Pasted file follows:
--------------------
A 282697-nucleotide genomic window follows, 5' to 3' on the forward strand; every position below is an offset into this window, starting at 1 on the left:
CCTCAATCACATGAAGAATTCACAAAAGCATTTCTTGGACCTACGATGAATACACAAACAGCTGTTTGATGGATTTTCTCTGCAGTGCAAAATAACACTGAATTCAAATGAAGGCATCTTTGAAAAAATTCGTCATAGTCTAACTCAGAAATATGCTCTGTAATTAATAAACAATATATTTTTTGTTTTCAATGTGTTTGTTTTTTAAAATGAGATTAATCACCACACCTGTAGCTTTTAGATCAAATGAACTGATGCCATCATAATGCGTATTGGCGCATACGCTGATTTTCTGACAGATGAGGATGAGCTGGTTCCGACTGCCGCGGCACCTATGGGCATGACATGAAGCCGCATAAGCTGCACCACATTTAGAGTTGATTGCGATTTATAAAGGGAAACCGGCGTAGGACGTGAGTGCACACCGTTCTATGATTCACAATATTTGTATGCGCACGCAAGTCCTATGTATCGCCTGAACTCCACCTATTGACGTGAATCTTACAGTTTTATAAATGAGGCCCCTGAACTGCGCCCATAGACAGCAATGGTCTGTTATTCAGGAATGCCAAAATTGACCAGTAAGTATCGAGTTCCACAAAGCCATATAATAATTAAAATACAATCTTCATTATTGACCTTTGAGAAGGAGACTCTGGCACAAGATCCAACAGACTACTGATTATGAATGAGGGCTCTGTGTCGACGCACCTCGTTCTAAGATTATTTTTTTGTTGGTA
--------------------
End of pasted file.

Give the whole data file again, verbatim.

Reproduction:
A 282697-nucleotide genomic window follows, 5' to 3' on the forward strand; every position below is an offset into this window, starting at 1 on the left:
CCTCAATCACATGAAGAATTCACAAAAGCATTTCTTGGACCTACGATGAATACACAAACAGCTGTTTGATGGATTTTCTCTGCAGTGCAAAATAACACTGAATTCAAATGAAGGCATCTTTGAAAAAATTCGTCATAGTCTAACTCAGAAATATGCTCTGTAATTAATAAACAATATATTTTTTGTTTTCAATGTGTTTGTTTTTTAAAATGAGATTAATCACCACACCTGTAGCTTTTAGATCAAATGAACTGATGCCATCATAATGCGTATTGGCGCATACGCTGATTTTCTGACAGATGAGGATGAGCTGGTTCCGACTGCCGCGGCACCTATGGGCATGACATGAAGCCGCATAAGCTGCACCACATTTAGAGTTGATTGCGATTTATAAAGGGAAACCGGCGTAGGACGTGAGTGCACACCGTTCTATGATTCACAATATTTGTATGCGCACGCAAGTCCTATGTATCGCCTGAACTCCACCTATTGACGTGAATCTTACAGTTTTATAAATGAGGCCCCTGAACTGCGCCCATAGACAGCAATGGTCTGTTATTCAGGAATGCCAAAATTGACCAGTAAGTATCGAGTTCCACAAAGCCATATAATAATTAAAATACAATCTTCATTATTGACCTTTGAGAAGGAGACTCTGGCACAAGATCCAACAGACTACTGATTATGAATGAGGGCTCTGTGTCGACGCACCTCGTTCTAAGATTATTTTTTTGTTGGTA